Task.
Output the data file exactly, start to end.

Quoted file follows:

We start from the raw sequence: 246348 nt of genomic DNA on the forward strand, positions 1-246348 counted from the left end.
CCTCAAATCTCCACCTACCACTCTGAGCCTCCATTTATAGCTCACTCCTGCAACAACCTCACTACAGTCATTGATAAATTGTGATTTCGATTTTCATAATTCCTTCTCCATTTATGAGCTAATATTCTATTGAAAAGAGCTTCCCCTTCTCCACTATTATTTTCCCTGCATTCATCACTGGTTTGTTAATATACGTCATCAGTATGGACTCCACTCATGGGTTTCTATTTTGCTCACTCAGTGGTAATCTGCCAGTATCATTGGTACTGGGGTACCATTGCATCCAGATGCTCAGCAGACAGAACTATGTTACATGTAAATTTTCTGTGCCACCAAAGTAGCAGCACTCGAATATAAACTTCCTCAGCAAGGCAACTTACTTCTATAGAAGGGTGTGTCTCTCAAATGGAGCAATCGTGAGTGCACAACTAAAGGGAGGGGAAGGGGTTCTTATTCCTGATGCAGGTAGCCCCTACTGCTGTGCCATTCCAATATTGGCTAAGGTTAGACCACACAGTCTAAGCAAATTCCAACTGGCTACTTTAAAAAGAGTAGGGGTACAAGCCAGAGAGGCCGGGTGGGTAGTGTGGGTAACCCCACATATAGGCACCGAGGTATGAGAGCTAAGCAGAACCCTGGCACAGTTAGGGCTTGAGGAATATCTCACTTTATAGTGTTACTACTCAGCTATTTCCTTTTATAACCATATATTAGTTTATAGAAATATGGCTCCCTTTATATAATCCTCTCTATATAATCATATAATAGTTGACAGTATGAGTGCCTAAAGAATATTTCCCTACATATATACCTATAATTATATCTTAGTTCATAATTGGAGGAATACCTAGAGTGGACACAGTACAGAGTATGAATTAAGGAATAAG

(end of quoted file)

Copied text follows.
We start from the raw sequence: 246348 nt of genomic DNA on the forward strand, positions 1-246348 counted from the left end.
CCTCAAATCTCCACCTACCACTCTGAGCCTCCATTTATAGCTCACTCCTGCAACAACCTCACTACAGTCATTGATAAATTGTGATTTCGATTTTCATAATTCCTTCTCCATTTATGAGCTAATATTCTATTGAAAAGAGCTTCCCCTTCTCCACTATTATTTTCCCTGCATTCATCACTGGTTTGTTAATATACGTCATCAGTATGGACTCCACTCATGGGTTTCTATTTTGCTCACTCAGTGGTAATCTGCCAGTATCATTGGTACTGGGGTACCATTGCATCCAGATGCTCAGCAGACAGAACTATGTTACATGTAAATTTTCTGTGCCACCAAAGTAGCAGCACTCGAATATAAACTTCCTCAGCAAGGCAACTTACTTCTATAGAAGGGTGTGTCTCTCAAATGGAGCAATCGTGAGTGCACAACTAAAGGGAGGGGAAGGGGTTCTTATTCCTGATGCAGGTAGCCCCTACTGCTGTGCCATTCCAATATTGGCTAAGGTTAGACCACACAGTCTAAGCAAATTCCAACTGGCTACTTTAAAAAGAGTAGGGGTACAAGCCAGAGAGGCCGGGTGGGTAGTGTGGGTAACCCCACATATAGGCACCGAGGTATGAGAGCTAAGCAGAACCCTGGCACAGTTAGGGCTTGAGGAATATCTCACTTTATAGTGTTACTACTCAGCTATTTCCTTTTATAACCATATATTAGTTTATAGAAATATGGCTCCCTTTATATAATCCTCTCTATATAATCATATAATAGTTGACAGTATGAGTGCCTAAAGAATATTTCCCTACATATATACCTATAATTATATCTTAGTTCATAATTGGAGGAATACCTAGAGTGGACACAGTACAGAGTATGAATTAAGGAATAAG